Miner Antofagasta’s profit slumps on rising costs, Chile drought By Reuters



© Reuters. FILE PHOTO: A goat skull is seen at an animal breeder’s farm, that has been affected by the lack of water at Montenegro, in Santiago, Chile April 21, 2022. Amid an historic 13-year drought, rainfall levels have slumped in this South American nation that h


By Clara Denina

LONDON (Reuters) – Antofagasta (LON:) posted a fall in half-year profit on Thursday, as higher costs, lower grades and a persistent drought in Chile hit the miner’s production.

It said it would slash its interim dividend to 9.2 cents per share from a record 23.6 cents last year, joining fellow miners including Rio Tinto (NYSE:), and Anglo American (LON:) in lowering payouts after last year’s bonanza.

Mining firms have also warned about future returns on fears that slower growth or recession in key markets could dent commodity demand in the next few months.

Antofagasta, majority owned by Chile’s wealthy Luksic family, saw its earnings before interest, tax, depreciation, and amortisation (EBITDA) for the first six months fall to $1.24 billion, compared with $2.4 billion last year.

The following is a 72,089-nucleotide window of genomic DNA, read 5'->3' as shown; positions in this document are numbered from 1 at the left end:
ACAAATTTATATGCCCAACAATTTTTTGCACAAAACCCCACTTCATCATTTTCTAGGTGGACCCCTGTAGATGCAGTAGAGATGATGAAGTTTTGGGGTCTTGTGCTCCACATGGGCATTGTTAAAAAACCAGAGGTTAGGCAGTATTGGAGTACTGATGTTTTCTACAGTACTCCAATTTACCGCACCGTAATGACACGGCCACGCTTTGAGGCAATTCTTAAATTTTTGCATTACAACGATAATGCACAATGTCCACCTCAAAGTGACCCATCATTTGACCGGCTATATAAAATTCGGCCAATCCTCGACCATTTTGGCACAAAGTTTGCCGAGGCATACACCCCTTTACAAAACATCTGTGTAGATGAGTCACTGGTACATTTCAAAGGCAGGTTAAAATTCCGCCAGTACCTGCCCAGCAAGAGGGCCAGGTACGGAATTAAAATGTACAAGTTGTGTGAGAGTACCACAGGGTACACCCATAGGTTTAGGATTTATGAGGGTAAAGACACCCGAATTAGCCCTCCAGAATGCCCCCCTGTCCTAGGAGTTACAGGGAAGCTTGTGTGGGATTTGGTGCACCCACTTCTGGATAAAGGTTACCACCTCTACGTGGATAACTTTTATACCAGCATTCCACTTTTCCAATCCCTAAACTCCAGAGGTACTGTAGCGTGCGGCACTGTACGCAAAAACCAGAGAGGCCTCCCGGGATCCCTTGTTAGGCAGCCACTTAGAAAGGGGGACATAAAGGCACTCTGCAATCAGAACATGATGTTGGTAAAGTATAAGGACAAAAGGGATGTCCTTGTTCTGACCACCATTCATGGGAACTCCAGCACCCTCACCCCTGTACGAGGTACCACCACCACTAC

The company’s London-listed shares opened 2.2% lower, underperforming most of its peers.

Antofagasta’s profit surged to its highest ever in 2021 when copper prices reached record levels, allowing it to make a record shareholder payout of $1.4 billion for the year.

It said it remains on track to produce its revised guidance of 640,000-660,000 tonnes of copper for the full year.

“We expect the remainder of the year to look very different from the first half – as production improves quarter-on-quarter,” Chief Executive Iván Arriagada said.

The company operates four copper mines in Chile, the world’s no. 1 producer accounting for 30% of global output, and no. 2 producer of battery metal lithium.

The South American country faces a water crisis due to a drought that has lasted more than a decade, hitting mining output.

The miner increased its cost estimate for its Centinela concentrator expansion to $3.7 billion from a 2015 forecast of $2.7 billion and said it will decide whether to proceed with it in early 2023.

“Higher capex forecasts for Centinela provide a further complication for an equity that is already navigating the current uncertainty on mining tax reform and the Chilean constitutional referendum,” Tyler Broda at RBC Capital Markets said.

Chile will vote on a new constitution on Sept. 4, while a tax reform bill proposes increasing copper royalties on firms mining more than 50,000 tonnes a year.

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